Tue | Mar 26, 2019

Charges at collateral registry will be low - CEO

Published:Friday | January 3, 2014 | 12:00 AM
Companies Office of Jamaica Chief Executive Officer Judith Ramlogan. - File

Chief executive officer of the Companies Office of Jamaica and Registrar of Companies, Judith Ramlogan, said the fees for using the Security in Personal Property registry, which began operations yesterday, will not be prohibitive.

The cost to register a notice will be less than J$1,500, she said in emailed responses to queries by the Financial Gleaner.

"Most of the other fees are below that," she said. "There will be no cost to register pre-existing charges (those in existence prior to January 2, 2014) provided that they are registered by September 2014, and there will be no cost to search the registry," she said.

"Certified search reports and extracts of the database will, however, attract fees," she said.

Ramlogan explained that the registry "will allow for all creditors who lend monies secured by personal property/movable assets to note their interests in that property in the registry."

Other creditors as well as the public in general will be able to search the registry to ascertain if property/assets have been used to secure other loans.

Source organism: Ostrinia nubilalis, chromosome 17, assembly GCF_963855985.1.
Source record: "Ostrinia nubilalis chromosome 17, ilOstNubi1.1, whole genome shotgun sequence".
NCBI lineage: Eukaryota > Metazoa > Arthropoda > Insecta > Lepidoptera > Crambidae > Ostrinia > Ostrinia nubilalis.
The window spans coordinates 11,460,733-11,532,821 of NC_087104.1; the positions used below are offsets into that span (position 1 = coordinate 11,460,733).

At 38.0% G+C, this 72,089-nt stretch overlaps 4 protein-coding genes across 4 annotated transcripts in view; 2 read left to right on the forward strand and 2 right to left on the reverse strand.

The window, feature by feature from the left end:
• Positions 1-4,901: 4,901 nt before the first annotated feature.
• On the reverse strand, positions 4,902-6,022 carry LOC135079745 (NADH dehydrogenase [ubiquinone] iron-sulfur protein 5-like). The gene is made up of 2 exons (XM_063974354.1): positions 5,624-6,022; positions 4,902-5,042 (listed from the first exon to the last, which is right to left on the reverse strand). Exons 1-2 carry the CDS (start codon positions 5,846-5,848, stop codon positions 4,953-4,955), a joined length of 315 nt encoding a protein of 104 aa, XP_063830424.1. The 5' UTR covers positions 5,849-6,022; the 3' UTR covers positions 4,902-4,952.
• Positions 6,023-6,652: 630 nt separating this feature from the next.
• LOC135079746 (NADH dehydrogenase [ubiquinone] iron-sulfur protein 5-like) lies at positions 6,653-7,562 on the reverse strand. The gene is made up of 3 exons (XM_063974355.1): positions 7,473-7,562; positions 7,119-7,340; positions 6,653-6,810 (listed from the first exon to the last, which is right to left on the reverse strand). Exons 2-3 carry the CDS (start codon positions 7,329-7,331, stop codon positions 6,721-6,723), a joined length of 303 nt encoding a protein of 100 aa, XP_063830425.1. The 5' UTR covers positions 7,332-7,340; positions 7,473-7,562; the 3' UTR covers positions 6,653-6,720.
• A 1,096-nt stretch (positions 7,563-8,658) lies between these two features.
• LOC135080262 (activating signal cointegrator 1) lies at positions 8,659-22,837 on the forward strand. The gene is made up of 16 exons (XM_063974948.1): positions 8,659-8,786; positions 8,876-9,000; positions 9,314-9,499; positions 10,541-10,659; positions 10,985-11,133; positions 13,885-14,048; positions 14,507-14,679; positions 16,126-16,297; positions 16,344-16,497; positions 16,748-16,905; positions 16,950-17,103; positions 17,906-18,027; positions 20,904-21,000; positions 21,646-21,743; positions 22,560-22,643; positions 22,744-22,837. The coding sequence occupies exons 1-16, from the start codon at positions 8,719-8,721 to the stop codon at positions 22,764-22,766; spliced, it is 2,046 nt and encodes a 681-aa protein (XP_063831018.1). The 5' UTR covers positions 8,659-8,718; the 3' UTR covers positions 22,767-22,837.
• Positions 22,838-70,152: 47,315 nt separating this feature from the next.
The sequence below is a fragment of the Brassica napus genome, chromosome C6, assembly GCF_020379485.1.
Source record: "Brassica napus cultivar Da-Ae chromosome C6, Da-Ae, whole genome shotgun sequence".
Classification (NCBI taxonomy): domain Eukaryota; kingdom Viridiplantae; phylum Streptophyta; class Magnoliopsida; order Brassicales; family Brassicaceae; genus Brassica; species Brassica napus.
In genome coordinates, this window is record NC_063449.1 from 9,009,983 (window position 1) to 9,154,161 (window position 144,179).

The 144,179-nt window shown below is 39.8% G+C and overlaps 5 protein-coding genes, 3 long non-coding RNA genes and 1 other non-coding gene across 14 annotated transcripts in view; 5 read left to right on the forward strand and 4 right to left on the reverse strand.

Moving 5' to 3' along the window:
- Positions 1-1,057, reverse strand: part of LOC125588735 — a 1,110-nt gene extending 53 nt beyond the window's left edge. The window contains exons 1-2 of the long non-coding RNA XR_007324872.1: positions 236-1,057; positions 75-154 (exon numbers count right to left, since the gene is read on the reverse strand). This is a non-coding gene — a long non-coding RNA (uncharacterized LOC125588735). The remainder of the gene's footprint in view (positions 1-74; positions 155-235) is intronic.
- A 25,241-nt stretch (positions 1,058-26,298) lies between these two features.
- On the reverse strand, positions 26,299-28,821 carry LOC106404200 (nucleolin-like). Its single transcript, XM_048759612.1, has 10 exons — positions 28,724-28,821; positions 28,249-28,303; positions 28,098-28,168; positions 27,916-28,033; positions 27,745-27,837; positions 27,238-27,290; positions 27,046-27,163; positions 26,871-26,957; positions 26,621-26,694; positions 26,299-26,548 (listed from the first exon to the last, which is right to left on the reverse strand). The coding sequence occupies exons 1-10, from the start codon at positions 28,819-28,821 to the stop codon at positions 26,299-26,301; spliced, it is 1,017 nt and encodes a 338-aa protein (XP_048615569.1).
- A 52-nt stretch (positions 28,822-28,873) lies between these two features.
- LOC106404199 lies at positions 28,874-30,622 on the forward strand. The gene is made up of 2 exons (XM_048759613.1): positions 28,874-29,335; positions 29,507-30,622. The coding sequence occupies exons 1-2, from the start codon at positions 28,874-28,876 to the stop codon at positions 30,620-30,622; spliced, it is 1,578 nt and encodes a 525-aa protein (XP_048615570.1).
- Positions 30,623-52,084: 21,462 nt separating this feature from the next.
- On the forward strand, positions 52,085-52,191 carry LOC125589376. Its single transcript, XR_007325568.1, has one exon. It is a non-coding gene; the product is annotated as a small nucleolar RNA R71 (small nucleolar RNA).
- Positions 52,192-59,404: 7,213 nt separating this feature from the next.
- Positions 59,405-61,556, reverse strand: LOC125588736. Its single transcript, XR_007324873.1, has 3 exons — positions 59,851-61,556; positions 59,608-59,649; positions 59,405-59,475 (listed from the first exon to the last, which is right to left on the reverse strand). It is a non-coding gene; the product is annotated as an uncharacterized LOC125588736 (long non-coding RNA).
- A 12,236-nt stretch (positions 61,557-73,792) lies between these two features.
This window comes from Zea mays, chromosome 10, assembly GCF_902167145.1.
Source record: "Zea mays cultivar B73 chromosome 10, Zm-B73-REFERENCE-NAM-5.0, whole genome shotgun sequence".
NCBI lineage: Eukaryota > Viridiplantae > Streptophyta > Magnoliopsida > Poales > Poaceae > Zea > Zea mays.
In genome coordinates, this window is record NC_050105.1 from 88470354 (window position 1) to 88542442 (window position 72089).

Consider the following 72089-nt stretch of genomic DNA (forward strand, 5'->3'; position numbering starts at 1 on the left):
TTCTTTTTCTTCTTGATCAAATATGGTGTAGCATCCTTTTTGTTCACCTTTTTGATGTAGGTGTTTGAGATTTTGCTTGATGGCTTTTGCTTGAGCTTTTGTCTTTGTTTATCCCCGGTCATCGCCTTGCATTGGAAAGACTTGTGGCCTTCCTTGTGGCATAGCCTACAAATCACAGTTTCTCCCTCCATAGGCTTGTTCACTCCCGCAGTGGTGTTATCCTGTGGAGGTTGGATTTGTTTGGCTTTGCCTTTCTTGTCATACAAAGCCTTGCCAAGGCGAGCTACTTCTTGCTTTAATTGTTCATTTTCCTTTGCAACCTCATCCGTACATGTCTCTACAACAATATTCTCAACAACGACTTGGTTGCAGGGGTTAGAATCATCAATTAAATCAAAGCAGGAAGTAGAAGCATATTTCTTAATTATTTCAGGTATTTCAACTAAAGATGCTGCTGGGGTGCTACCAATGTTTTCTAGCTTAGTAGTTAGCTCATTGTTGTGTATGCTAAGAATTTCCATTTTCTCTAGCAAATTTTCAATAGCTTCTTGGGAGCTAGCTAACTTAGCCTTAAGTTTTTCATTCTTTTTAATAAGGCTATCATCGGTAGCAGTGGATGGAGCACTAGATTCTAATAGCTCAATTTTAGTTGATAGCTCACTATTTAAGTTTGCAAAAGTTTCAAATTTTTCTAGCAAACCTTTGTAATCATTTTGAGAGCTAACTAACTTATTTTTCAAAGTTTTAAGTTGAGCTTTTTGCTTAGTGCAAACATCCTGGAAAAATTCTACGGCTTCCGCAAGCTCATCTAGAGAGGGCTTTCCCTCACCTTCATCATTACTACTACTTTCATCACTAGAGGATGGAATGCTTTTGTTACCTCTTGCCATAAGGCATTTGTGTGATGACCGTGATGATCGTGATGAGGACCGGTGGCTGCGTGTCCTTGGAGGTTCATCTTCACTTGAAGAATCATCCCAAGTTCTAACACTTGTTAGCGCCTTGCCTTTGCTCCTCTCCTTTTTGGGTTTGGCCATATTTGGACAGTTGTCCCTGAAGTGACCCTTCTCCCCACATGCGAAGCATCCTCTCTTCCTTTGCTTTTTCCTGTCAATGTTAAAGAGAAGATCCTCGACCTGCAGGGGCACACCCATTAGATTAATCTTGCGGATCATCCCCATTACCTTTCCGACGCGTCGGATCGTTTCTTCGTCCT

Information registered will include the name of the secured creditor, name of debtor and a basic description of the collateral. In most cases, registration of a notice will establish priority in the event that there is any competing claim for the property by two or more secured creditors.

In order to register charges existing before January 2, 2014, the Companies Office had asked financial institutions to submit all outstanding charges on or before December 23, 2013.

However, the Jamaica Bankers Association advised the Companies Office that its members would have grave difficulty in meeting that deadline and so the deadline was extended to Tuesday of this week.

Ramlongan said that those who made the deadline would have a higher priority in terms of having their bills of sale processed and converted to legal documents.

However, she explained that bills of sale, which come in during the 270-day transition period starting January 2, will all be given the same priority status.

Ramlogan explained that as of January 2, certain charges, notably bills of sale now registered at the Companies Office, will no longer be registrable there. Such charges will have to be registered at the new registry.

The new registry, also to be administered by the Companies Office, will be the repository of information on non-real estate assets being tendered as collateral for securing loans.

The existence of the registry is expected to result in increased access to loans for small, micro and medium-size enterprises.

Avia.collinder@gleanerjm.com